The Scythe Yasya CPU Cooler
Once out of all the protective layering, you can start to get an idea of the Trident Multi Layer Fin Structure and how that shapes the cooler. This cooler is stacked with all the tricks! Starting with a copper base and aluminium pre-cooler both covered in nickel, to the six staggered heat pipes, to the oddly shaped fins and finishing at the caps above, there is very little room for heat to hide.
This angle was much more conducive to representing the fin design. There is no doubt, and no, it isn't an optical illusion, these fins, on both sides, are made like this. This design makes fifteen cavities, plus three halves at the top and bottom. These not only offer spacing for the 100 CFM fan to work more efficiently, but also help to channel the air better.
The sides of the fins are left open and in the flat edge are grooves to allow for two fans to be installed.
I know by now you have seen enough of the twelve chrome caps for the heat pipes, so I decided to show off the finish of the fins instead. The nickel plating offers a mirror-like reflection on the top of the cooler.
For a lack of a better way to explain it, the base is constructed a bit like a direct touch cooler, but this time Scythe takes a nickel plated copper plate and solders it to the pre-cooler and pipes for direct transfer to all six pipes; something lost on direct touch coolers with this many pipes, as they usually don't all make good contact, as this plate does.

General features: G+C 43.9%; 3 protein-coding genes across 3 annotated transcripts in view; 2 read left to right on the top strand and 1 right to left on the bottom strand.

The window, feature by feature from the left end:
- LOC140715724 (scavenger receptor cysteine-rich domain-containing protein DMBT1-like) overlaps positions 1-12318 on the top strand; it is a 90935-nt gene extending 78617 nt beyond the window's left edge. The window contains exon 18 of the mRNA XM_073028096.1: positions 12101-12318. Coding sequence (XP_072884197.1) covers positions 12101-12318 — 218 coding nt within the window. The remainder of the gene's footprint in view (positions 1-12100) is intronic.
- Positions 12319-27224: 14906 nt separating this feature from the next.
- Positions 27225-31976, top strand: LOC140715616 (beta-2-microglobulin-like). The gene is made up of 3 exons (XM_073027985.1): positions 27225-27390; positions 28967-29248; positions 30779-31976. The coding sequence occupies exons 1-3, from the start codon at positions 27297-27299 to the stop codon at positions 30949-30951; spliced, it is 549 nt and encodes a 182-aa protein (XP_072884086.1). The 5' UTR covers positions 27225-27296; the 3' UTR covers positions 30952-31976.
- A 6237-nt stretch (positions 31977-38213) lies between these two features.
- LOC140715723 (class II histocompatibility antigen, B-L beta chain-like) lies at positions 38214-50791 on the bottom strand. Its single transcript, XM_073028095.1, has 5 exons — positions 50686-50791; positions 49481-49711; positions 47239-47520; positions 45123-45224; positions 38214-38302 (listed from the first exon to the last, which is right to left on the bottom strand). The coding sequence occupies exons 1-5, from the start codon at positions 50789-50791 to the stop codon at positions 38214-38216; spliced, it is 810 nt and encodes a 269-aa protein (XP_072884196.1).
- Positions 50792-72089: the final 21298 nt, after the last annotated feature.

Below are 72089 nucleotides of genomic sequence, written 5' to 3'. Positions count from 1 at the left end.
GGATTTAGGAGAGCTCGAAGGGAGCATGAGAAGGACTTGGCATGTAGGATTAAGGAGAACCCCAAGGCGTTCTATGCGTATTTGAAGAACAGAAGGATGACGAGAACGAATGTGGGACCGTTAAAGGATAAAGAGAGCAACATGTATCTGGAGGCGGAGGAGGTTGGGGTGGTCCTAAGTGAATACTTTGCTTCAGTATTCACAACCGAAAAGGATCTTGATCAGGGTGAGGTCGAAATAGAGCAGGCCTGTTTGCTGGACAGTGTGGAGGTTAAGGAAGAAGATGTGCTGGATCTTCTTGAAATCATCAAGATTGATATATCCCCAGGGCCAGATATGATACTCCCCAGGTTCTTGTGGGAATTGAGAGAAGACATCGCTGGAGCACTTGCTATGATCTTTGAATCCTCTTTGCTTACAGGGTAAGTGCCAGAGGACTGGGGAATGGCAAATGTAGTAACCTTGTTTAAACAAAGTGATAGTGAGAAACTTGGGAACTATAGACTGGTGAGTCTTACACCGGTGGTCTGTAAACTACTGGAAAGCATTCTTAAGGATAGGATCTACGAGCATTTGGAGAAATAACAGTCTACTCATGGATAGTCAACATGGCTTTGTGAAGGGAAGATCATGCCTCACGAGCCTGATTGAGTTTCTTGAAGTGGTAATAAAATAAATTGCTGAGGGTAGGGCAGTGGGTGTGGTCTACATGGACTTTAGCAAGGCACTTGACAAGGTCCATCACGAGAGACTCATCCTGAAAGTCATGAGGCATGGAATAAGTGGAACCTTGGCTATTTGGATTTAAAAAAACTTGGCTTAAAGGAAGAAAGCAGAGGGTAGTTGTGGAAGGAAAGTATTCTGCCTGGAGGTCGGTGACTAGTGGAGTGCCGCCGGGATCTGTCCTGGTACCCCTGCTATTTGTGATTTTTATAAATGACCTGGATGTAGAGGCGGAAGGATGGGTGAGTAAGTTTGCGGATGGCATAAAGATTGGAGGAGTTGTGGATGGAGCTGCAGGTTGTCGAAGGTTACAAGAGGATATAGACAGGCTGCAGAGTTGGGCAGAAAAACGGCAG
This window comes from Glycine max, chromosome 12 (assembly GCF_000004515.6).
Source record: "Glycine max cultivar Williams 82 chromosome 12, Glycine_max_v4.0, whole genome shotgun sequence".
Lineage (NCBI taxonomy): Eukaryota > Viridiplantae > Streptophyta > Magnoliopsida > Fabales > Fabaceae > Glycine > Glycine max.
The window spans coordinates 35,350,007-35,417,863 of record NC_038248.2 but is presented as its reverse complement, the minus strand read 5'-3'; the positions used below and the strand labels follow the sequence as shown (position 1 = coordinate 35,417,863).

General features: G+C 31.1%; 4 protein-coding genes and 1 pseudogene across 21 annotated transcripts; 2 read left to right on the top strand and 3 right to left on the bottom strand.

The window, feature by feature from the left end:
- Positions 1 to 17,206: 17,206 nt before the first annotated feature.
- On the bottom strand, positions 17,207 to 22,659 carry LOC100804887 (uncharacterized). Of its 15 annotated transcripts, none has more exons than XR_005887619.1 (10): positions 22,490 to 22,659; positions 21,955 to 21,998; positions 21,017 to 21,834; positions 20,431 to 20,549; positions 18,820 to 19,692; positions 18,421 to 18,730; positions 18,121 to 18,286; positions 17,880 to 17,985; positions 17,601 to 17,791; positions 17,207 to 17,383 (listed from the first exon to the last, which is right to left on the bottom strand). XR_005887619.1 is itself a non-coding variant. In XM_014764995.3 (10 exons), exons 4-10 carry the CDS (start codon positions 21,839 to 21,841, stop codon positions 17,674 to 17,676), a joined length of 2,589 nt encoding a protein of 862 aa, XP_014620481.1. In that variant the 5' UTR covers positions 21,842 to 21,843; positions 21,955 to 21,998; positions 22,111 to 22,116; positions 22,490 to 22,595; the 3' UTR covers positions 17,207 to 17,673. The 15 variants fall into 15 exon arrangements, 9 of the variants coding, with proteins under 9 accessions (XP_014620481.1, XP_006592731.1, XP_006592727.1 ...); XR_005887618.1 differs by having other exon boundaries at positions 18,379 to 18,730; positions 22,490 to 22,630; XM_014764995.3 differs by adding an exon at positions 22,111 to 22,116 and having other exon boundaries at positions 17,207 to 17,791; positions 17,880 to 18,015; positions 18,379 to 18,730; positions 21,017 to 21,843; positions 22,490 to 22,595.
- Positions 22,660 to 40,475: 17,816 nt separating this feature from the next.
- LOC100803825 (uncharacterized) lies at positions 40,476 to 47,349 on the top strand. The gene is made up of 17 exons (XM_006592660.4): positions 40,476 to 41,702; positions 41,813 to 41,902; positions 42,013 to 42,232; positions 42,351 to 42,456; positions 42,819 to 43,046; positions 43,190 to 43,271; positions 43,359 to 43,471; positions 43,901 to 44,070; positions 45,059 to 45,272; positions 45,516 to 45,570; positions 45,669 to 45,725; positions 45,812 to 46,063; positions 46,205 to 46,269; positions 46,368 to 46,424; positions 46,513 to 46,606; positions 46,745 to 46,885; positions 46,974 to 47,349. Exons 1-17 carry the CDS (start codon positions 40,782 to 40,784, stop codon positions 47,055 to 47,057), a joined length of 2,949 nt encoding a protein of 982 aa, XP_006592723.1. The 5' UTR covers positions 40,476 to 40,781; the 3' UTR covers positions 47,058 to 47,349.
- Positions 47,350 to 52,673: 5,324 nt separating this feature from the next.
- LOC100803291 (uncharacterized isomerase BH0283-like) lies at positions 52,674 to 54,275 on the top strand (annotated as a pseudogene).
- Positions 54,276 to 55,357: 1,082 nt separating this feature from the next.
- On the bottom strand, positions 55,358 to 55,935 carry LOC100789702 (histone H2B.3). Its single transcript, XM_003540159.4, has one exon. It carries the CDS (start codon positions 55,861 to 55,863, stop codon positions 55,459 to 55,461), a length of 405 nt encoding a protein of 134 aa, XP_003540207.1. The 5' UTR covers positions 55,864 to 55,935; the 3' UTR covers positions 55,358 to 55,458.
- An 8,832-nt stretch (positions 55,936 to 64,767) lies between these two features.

The base plates Scythe uses are much larger than a processor. As with the Samurai ZZ, the Yasya suffers from the same edge roundness, but the centre is "relatively" flat. I say it that way, as the base is textured a bit.
Scythe packages a 1900 CFM Slip Stream 120mm fan to partner with the Yasya. You can see there are two leads coming from the fan on this version, not just the typical four strand wire for the power and PWM control, but this time there is something a little extra.
This Slip Stream fan has a dial type fan controller that can fit inside an empty expansion slot. The dial is large and should be easy to find behind your case. Setting labels such as "HIGH" an "LOW" makes it pretty self explanatory. With this you can control the fan with or without the PWM functional, so the fan control can be from almost not spinning, all the way up to a 1900 RPM frenzy of fan speed and up to 100CFM of air flow to handle the job.
With the fan in position, the Slip Stream 120mm covers the high density of fins quite well. The channeling at the bottom allows for some air to be delivered to the pre-cooler, but at the top it does waste a bit. Simply passing my hand over the top, I could feel the loss of escaping air that could have helped performance, but I will let the numbers do the talking on this subject.
I had to skip ahead and open the hardware to even mount the fan, as the wire clips seen here come in the box, too. This is the way the cooler will be tested, a single fan with fan controller set to high at all times, except for minimum sound testing.
Just like with the Samurai ZZ, the Yasya uses the same VTMS pieces. They are connected to the base under the fan, so you may want to mount the cooler prior to the fan, as it does tend to be in the way for AMD and Intel mounting.